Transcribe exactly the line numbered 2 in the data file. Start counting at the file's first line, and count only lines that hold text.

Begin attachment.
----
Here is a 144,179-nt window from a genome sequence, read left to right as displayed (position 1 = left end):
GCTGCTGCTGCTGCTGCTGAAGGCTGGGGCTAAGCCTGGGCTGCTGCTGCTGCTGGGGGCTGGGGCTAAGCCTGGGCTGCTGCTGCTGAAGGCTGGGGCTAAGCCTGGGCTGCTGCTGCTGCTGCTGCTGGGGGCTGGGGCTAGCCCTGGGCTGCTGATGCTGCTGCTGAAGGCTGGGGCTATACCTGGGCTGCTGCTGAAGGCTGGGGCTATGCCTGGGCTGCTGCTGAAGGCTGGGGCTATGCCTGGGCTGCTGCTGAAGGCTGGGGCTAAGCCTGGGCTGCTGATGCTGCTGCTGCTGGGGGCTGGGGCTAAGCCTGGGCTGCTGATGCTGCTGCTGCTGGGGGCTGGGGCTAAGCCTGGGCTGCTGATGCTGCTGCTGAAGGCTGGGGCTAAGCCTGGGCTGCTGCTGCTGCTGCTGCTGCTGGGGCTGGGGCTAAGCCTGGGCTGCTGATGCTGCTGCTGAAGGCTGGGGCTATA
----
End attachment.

GCTGCTGCTGCTGCTGCTGAAGGCTGGGGCTAAGCCTGGGCTGCTGCTGCTGCTGGGGGCTGGGGCTAAGCCTGGGCTGCTGCTGCTGAAGGCTGGGGCTAAGCCTGGGCTGCTGCTGCTGCTGCTGCTGGGGGCTGGGGCTAGCCCTGGGCTGCTGATGCTGCTGCTGAAGGCTGGGGCTATACCTGGGCTGCTGCTGAAGGCTGGGGCTATGCCTGGGCTGCTGCTGAAGGCTGGGGCTATGCCTGGGCTGCTGCTGAAGGCTGGGGCTAAGCCTGGGCTGCTGATGCTGCTGCTGCTGGGGGCTGGGGCTAAGCCTGGGCTGCTGATGCTGCTGCTGCTGGGGGCTGGGGCTAAGCCTGGGCTGCTGATGCTGCTGCTGAAGGCTGGGGCTAAGCCTGGGCTGCTGCTGCTGCTGCTGCTGCTGGGGCTGGGGCTAAGCCTGGGCTGCTGATGCTGCTGCTGAAGGCTGGGGCTATA